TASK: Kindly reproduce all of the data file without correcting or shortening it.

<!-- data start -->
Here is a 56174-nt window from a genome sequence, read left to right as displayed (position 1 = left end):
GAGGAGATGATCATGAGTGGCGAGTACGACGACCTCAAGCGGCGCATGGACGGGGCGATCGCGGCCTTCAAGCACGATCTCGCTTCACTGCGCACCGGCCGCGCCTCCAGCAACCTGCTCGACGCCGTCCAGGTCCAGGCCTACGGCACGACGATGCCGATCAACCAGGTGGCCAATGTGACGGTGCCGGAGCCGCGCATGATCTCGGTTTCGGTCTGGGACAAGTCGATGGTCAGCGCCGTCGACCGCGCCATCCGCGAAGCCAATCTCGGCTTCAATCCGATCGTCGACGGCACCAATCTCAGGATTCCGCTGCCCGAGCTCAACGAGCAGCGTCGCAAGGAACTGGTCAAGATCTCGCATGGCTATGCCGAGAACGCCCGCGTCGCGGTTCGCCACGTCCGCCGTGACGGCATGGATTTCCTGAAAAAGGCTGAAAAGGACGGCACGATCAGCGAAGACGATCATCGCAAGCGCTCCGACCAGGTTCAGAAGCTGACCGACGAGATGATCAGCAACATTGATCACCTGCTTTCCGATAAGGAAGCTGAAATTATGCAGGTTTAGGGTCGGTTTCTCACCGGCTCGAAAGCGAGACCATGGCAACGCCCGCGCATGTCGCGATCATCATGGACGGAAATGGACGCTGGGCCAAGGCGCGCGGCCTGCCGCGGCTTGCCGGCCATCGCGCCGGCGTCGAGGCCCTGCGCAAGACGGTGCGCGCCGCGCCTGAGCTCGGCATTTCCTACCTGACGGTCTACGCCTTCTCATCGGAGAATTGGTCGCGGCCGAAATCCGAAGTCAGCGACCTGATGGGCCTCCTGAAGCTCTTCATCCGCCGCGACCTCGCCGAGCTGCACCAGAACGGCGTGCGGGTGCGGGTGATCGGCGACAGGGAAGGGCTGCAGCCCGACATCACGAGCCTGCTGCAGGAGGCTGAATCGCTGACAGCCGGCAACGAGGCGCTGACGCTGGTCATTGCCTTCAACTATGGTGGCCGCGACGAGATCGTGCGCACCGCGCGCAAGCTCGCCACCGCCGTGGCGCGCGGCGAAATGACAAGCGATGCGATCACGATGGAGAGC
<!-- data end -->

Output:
Here is a 56174-nt window from a genome sequence, read left to right as displayed (position 1 = left end):
GAGGAGATGATCATGAGTGGCGAGTACGACGACCTCAAGCGGCGCATGGACGGGGCGATCGCGGCCTTCAAGCACGATCTCGCTTCACTGCGCACCGGCCGCGCCTCCAGCAACCTGCTCGACGCCGTCCAGGTCCAGGCCTACGGCACGACGATGCCGATCAACCAGGTGGCCAATGTGACGGTGCCGGAGCCGCGCATGATCTCGGTTTCGGTCTGGGACAAGTCGATGGTCAGCGCCGTCGACCGCGCCATCCGCGAAGCCAATCTCGGCTTCAATCCGATCGTCGACGGCACCAATCTCAGGATTCCGCTGCCCGAGCTCAACGAGCAGCGTCGCAAGGAACTGGTCAAGATCTCGCATGGCTATGCCGAGAACGCCCGCGTCGCGGTTCGCCACGTCCGCCGTGACGGCATGGATTTCCTGAAAAAGGCTGAAAAGGACGGCACGATCAGCGAAGACGATCATCGCAAGCGCTCCGACCAGGTTCAGAAGCTGACCGACGAGATGATCAGCAACATTGATCACCTGCTTTCCGATAAGGAAGCTGAAATTATGCAGGTTTAGGGTCGGTTTCTCACCGGCTCGAAAGCGAGACCATGGCAACGCCCGCGCATGTCGCGATCATCATGGACGGAAATGGACGCTGGGCCAAGGCGCGCGGCCTGCCGCGGCTTGCCGGCCATCGCGCCGGCGTCGAGGCCCTGCGCAAGACGGTGCGCGCCGCGCCTGAGCTCGGCATTTCCTACCTGACGGTCTACGCCTTCTCATCGGAGAATTGGTCGCGGCCGAAATCCGAAGTCAGCGACCTGATGGGCCTCCTGAAGCTCTTCATCCGCCGCGACCTCGCCGAGCTGCACCAGAACGGCGTGCGGGTGCGGGTGATCGGCGACAGGGAAGGGCTGCAGCCCGACATCACGAGCCTGCTGCAGGAGGCTGAATCGCTGACAGCCGGCAACGAGGCGCTGACGCTGGTCATTGCCTTCAACTATGGTGGCCGCGACGAGATCGTGCGCACCGCGCGCAAGCTCGCCACCGCCGTGGCGCGCGGCGAAATGACAAGCGATGCGATCACGATGGAGAGC